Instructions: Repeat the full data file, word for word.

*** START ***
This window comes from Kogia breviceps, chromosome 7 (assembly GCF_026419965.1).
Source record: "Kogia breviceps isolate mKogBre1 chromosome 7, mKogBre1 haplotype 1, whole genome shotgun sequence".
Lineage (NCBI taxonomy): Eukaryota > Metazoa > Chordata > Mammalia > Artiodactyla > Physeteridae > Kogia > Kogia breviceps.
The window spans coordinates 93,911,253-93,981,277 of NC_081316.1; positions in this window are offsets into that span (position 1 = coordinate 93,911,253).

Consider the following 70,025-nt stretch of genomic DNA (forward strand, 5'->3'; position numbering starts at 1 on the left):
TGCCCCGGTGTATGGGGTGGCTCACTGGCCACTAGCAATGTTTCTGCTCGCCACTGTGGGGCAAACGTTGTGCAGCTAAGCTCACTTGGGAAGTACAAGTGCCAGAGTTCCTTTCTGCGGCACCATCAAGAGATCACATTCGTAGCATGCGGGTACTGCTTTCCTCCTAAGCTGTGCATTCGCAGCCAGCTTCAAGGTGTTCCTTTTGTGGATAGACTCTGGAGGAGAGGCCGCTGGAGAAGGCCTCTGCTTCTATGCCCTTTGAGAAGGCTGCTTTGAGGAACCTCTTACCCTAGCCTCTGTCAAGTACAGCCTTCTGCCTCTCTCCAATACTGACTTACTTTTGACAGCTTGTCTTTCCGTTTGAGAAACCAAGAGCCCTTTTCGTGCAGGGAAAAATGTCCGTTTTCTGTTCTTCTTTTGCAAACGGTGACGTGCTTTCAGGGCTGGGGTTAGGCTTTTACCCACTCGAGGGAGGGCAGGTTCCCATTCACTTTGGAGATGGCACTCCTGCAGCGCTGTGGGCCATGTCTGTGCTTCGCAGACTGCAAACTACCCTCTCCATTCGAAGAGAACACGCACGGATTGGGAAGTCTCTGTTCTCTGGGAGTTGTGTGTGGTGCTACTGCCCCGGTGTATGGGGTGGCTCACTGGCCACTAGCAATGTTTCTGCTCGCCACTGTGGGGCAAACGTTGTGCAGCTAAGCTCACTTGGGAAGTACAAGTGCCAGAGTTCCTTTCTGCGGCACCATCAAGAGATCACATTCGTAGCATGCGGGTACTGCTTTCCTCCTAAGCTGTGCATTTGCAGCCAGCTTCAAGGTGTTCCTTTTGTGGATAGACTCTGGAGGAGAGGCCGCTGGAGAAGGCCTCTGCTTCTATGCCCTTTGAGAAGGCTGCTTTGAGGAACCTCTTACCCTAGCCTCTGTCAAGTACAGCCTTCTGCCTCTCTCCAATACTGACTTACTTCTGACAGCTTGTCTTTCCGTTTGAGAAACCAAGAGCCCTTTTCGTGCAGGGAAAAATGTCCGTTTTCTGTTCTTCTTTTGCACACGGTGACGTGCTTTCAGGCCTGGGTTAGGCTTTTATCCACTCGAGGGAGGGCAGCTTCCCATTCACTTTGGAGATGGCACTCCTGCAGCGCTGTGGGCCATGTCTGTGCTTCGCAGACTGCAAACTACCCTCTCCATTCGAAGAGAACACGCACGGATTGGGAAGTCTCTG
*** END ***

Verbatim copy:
This window comes from Kogia breviceps, chromosome 7 (assembly GCF_026419965.1).
Source record: "Kogia breviceps isolate mKogBre1 chromosome 7, mKogBre1 haplotype 1, whole genome shotgun sequence".
Lineage (NCBI taxonomy): Eukaryota > Metazoa > Chordata > Mammalia > Artiodactyla > Physeteridae > Kogia > Kogia breviceps.
The window spans coordinates 93,911,253-93,981,277 of NC_081316.1; positions in this window are offsets into that span (position 1 = coordinate 93,911,253).

Consider the following 70,025-nt stretch of genomic DNA (forward strand, 5'->3'; position numbering starts at 1 on the left):
TGCCCCGGTGTATGGGGTGGCTCACTGGCCACTAGCAATGTTTCTGCTCGCCACTGTGGGGCAAACGTTGTGCAGCTAAGCTCACTTGGGAAGTACAAGTGCCAGAGTTCCTTTCTGCGGCACCATCAAGAGATCACATTCGTAGCATGCGGGTACTGCTTTCCTCCTAAGCTGTGCATTCGCAGCCAGCTTCAAGGTGTTCCTTTTGTGGATAGACTCTGGAGGAGAGGCCGCTGGAGAAGGCCTCTGCTTCTATGCCCTTTGAGAAGGCTGCTTTGAGGAACCTCTTACCCTAGCCTCTGTCAAGTACAGCCTTCTGCCTCTCTCCAATACTGACTTACTTTTGACAGCTTGTCTTTCCGTTTGAGAAACCAAGAGCCCTTTTCGTGCAGGGAAAAATGTCCGTTTTCTGTTCTTCTTTTGCAAACGGTGACGTGCTTTCAGGGCTGGGGTTAGGCTTTTACCCACTCGAGGGAGGGCAGGTTCCCATTCACTTTGGAGATGGCACTCCTGCAGCGCTGTGGGCCATGTCTGTGCTTCGCAGACTGCAAACTACCCTCTCCATTCGAAGAGAACACGCACGGATTGGGAAGTCTCTGTTCTCTGGGAGTTGTGTGTGGTGCTACTGCCCCGGTGTATGGGGTGGCTCACTGGCCACTAGCAATGTTTCTGCTCGCCACTGTGGGGCAAACGTTGTGCAGCTAAGCTCACTTGGGAAGTACAAGTGCCAGAGTTCCTTTCTGCGGCACCATCAAGAGATCACATTCGTAGCATGCGGGTACTGCTTTCCTCCTAAGCTGTGCATTTGCAGCCAGCTTCAAGGTGTTCCTTTTGTGGATAGACTCTGGAGGAGAGGCCGCTGGAGAAGGCCTCTGCTTCTATGCCCTTTGAGAAGGCTGCTTTGAGGAACCTCTTACCCTAGCCTCTGTCAAGTACAGCCTTCTGCCTCTCTCCAATACTGACTTACTTCTGACAGCTTGTCTTTCCGTTTGAGAAACCAAGAGCCCTTTTCGTGCAGGGAAAAATGTCCGTTTTCTGTTCTTCTTTTGCACACGGTGACGTGCTTTCAGGCCTGGGTTAGGCTTTTATCCACTCGAGGGAGGGCAGCTTCCCATTCACTTTGGAGATGGCACTCCTGCAGCGCTGTGGGCCATGTCTGTGCTTCGCAGACTGCAAACTACCCTCTCCATTCGAAGAGAACACGCACGGATTGGGAAGTCTCTG